We provide a safe space for people to work out their conflicts at the local level. With some creative thinking, we bring divided communities, neighbors, and families together to discover their common humanity.
This study is part of phase III of a 24-month project “Early Warning and Early Response Mechanisms in Northern Nigeria” funded by the department of State’s Bureau of Democracy, Human Rights, and Labor. It aimed to strengthen early warning and early response processes and encourage state and community actors to protect citizens.
The data collection was both qualitative and quantitative and was conducted in the states of Adamawa and Borno. The findings and data collected also served as baseline values to assess the progress of the project. The results of efforts around early warning and early response to conflicts are still fragmented across partners with limited collaboration. Nonetheless the inclusion of traditional and religious leaders is one of the ways in which Search is trying to consolidate these efforts since traditional early warning and responses are deeply rooted in the communities. The early warning and response systems have also began to adopt some of the traditional mechanisms to promote more collaboration between actors at different levels.
Less number of stakeholders interviewed report responding to conflicts based on the early warning systems in place. There is also a high percentage of stakeholders reporting coordination between communities, security actors, and local government officials. One of the recommendations revolves around strengthening this coordination of actors by mapping all existing early warning and response actors in the North-East region of Nigeria.
Communities in regions of the Central African Republic, South Sudan, and the Democratic Republic of the Congo are often victims of the attacks of the Lord’s Resistence Army, the notorious rebel group led by Joseph Kony. Though international efforts have reduced the group’s influence, pockets of LRA fighters continue to attack villages, looting property and abducting citizens.
On a hot, dry Thursday morning a young teacher and Master’s student, Abdoul Karim Amadou Maman, walked out of his house in Niamey, Niger and made his way to a training for young leaders. Walking into the session, he had no idea his life was about to change forever.
The project “Bolstering Judicial and Social Accountability Processes in the Central African Republic” is operating in a context where conflicts are fueled by ethno-religious divisions, materializing in clashes between the pro-Muslim Ex-Seleka and the pro-Christians Anti-Balaka. SFCG, in collaboration with the American Bar Association (ABA) and with funding from the State Department’s Bureau of Democracy, Human Rights and Labor (DRL), is implementing an 18-month program to support the rule of law and consolidation of peace in the Central African Republic through judicial and social accountability. In this framework, SFCG carries out conflict scans using a qualitative approach with surveys and focus groups. The scans identify important developments in the conflict that may impact the project implementation.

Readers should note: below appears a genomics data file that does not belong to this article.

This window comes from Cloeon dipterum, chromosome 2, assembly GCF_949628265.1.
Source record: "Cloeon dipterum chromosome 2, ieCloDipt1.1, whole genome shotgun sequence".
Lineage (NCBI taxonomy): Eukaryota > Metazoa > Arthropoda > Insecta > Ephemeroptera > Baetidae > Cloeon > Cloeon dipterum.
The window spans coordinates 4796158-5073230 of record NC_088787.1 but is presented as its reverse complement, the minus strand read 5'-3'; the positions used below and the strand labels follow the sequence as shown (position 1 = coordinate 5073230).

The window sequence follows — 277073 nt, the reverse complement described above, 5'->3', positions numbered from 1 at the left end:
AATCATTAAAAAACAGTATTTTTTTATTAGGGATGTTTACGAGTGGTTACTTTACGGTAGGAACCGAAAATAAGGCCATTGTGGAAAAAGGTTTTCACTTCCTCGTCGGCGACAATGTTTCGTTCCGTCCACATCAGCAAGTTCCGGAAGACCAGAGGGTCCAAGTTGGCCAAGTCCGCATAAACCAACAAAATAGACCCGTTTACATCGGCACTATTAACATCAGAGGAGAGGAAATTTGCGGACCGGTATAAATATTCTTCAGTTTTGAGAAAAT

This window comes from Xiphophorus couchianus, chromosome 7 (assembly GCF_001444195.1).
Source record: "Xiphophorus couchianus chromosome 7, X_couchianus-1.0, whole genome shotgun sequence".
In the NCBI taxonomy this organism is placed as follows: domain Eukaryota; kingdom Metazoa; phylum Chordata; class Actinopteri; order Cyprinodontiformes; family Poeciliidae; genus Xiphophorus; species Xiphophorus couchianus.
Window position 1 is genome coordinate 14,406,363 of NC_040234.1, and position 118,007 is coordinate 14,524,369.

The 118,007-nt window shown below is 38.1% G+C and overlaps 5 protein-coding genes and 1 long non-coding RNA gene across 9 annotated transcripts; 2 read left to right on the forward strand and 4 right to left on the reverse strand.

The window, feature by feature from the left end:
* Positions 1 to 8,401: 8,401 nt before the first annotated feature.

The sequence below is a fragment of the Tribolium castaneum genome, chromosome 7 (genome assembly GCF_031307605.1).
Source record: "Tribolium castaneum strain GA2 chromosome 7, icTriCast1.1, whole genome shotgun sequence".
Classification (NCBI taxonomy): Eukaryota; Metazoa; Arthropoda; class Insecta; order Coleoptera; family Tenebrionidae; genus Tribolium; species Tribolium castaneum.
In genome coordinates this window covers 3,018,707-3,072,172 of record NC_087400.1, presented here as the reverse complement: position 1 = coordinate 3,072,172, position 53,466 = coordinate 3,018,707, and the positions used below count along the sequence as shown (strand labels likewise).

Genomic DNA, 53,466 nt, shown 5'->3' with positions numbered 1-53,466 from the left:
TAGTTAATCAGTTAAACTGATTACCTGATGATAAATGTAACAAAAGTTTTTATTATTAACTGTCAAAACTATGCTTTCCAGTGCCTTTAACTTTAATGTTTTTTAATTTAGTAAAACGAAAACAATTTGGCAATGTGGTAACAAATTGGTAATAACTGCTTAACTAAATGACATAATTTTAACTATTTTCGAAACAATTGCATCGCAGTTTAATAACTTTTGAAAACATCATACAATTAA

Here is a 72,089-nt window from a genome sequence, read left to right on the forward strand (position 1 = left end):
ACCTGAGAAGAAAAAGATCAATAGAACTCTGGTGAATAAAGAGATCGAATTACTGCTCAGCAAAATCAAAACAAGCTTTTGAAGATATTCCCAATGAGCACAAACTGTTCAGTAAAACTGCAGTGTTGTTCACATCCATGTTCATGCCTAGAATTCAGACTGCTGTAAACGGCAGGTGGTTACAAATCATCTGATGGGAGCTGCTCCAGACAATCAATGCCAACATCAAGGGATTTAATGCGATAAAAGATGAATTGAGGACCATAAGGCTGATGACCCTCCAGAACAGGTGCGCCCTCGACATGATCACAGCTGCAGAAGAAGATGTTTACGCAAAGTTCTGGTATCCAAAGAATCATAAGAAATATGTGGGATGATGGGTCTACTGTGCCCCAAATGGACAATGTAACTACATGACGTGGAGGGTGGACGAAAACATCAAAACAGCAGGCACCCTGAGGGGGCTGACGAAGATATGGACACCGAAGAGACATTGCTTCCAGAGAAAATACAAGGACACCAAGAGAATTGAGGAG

97% of those interviewed said violence had decreased in the two months preceding the survey. Participants explained that this does not mean that there is no violence and that the conflict is over; however, 40% of respondents report not knowing about existing conflict in their communities. This study shows that the major conflicts affecting CAR are fluid, and the population has a tendency to minimize or to not distinguish between them. The concept of “inter-community conflict” is highly represented during discussions, but the division lines identified are most often religious (Christians/Muslims – 29%) and/or related to economic and power inequality (28%). Despite the focus on religious and economic divisions, participants rank political conflicts (51%) as the most high-risk for the future, and the tensions linked to land issues have also been highlighted as factors that could potentially escalate the situation toward violent conflict.
As a Pentecostal priest in Burundi, Sebastien believed that his job was to guide the spiritual life of the community, without meddling with politics. When turmoil swept the country after the 2015 elections, he faced a heart-wrenching dilemma. His choice wound up saving a life—and forever changing his own.
The crisis of an old Balinese tradition triggered the potential for violence in Indonesia — until the local Search team came up with an unprecedented solution to curb tensions, based on contemporary arts.